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Hints, Tips and Solutions (Do NOT post requests for help here) If you have any useful general hints and tips for vintage technology repair and restoration, please share them here. PLEASE DO NOT POST REQUESTS FOR HELP HERE!

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Old 1st Nov 2017, 10:10 am   #1
Join Date: Feb 2006
Location: Marlborough, Wiltshire, UK.
Posts: 383
Default One shot timer

Sometimes a one shot timer is very useful, for example to control a heater or battery charger which you might forget to turn off. Another thread mentioned an old kettle with no automatic off for example.
This old idea ( not mine, I think I saw it on the SMVP0 website ? ) may not suit the kettle but is useful elesewhere.
Simply put, modify one of those plug in timers with the push in segments so that the "clock" motor is powered from the output side, not the input.
Then set the segments for the time reqd, turn the dial till it just comes on and away you go.
On the timers I have done, it was obvious what needed modifying once it was opened.

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Old 1st Nov 2017, 10:26 am   #2
Nickthedentist's Avatar
Join Date: Jan 2005
Location: Oxford, UK.
Posts: 13,994
Default Re: One shot timer

Useful trick, Ken.

On the Smiths (etc.) ones with pins which are inserted in holes do programme the on/off times, you can of course just fit the pins in the OFF holes which has the same effect.

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Old 1st Nov 2017, 3:48 pm   #3
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Join Date: Apr 2012
Location: Wiltshire, UK.
Posts: 6,526
Default Re: One shot timer

That's quite cunning! And good because once it 'trips' the mains is removed from the supply-side of whatever you're powering.

I did have something similar a while back - a NiCd battery-charger with a charge-timer where the mains supply came through a relay. You put the batteries-needing-charging in the thing then pressed the 'start' button which briefly connected the batteries to the relay-coil which pulled-in applying mains and starting the countdown-timer as well as latching the relay. When charge was complete the timer de-energised the relay, cutting off the mains.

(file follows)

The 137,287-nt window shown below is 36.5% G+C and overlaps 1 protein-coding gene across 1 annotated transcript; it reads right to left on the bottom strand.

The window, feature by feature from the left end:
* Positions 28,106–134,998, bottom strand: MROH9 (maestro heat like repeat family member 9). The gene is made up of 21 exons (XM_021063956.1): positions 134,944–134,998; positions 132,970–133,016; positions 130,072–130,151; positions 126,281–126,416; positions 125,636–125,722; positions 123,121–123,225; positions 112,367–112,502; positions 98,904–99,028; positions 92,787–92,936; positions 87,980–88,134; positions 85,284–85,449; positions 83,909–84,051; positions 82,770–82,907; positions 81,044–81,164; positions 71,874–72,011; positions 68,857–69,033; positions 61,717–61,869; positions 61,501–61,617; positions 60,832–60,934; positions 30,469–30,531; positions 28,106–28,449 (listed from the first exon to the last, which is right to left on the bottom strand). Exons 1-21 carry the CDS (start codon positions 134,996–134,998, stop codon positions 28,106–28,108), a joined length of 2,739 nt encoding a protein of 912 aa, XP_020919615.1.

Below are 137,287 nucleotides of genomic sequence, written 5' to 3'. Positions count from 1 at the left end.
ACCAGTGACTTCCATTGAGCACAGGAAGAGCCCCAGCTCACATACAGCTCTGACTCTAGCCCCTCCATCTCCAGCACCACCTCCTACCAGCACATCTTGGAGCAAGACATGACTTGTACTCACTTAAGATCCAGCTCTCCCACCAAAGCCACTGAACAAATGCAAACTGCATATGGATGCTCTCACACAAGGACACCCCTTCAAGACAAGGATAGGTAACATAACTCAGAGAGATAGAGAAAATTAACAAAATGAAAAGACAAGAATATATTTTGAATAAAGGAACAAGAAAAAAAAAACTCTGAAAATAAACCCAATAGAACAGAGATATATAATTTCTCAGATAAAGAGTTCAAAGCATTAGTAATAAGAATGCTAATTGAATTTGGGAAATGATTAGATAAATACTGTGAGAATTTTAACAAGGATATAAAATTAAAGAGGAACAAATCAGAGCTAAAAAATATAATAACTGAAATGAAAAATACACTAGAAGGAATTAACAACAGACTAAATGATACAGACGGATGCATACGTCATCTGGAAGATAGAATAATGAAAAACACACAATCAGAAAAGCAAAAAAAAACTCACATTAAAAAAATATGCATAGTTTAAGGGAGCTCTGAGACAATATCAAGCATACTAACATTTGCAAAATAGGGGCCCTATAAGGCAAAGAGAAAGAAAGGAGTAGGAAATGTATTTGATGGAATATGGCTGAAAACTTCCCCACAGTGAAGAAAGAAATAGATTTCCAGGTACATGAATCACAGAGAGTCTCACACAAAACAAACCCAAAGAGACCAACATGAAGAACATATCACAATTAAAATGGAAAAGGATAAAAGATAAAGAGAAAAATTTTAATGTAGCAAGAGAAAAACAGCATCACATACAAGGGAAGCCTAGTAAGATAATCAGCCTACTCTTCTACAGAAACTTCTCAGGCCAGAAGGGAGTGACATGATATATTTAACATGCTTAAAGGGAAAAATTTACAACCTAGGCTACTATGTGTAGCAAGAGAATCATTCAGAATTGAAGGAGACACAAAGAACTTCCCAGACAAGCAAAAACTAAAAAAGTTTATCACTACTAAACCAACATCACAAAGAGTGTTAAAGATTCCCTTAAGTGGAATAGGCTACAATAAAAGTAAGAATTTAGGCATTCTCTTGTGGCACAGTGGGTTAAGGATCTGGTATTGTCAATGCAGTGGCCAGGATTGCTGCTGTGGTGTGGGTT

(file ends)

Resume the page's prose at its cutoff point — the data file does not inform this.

I forget who made this but I liked it because once the batteries were charged the mains was removed from the charger primary-side, unlike a lot of cheaper NiCd chargers where the priomary remains powered when the charge-cycle is complete.
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Old 1st Nov 2017, 10:47 pm   #4
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Join Date: Feb 2007
Location: Leominster, Herefordshire, UK.
Posts: 12,493
Default Re: One shot timer

I fitted my work desoldering bench with one of the pin type. It's simply used to stop stuff being left on overnight. There's an OFF pin at 6pm and that's it. When the kit is first needed (not necessarily every day), you simply use the manual ON override. If you forget to turn the individual tools off after use it all goes off at 6 and stays off till the next override. Not 100% idiot proof- the idiot may be working late- but a cost effective expensive bit preserver!
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Old 2nd Nov 2017, 4:35 am   #5
Join Date: Oct 2010
Location: Tintinara, South Australia, Australia
Posts: 594
Default Re: One shot timer

Being somewhat forgetful and easily distracted at times, I built a timer unit that turns everything off if you don't hit a reset button every 30mins.

There is a warning buzzer that sounds a few minutes before everything goes off.

It was a project in one of the Oz electronics mags many years ago.

Haven't installed it since we moved some 8 years ago though - I forgot which box I put it in and there's way too many boxes.
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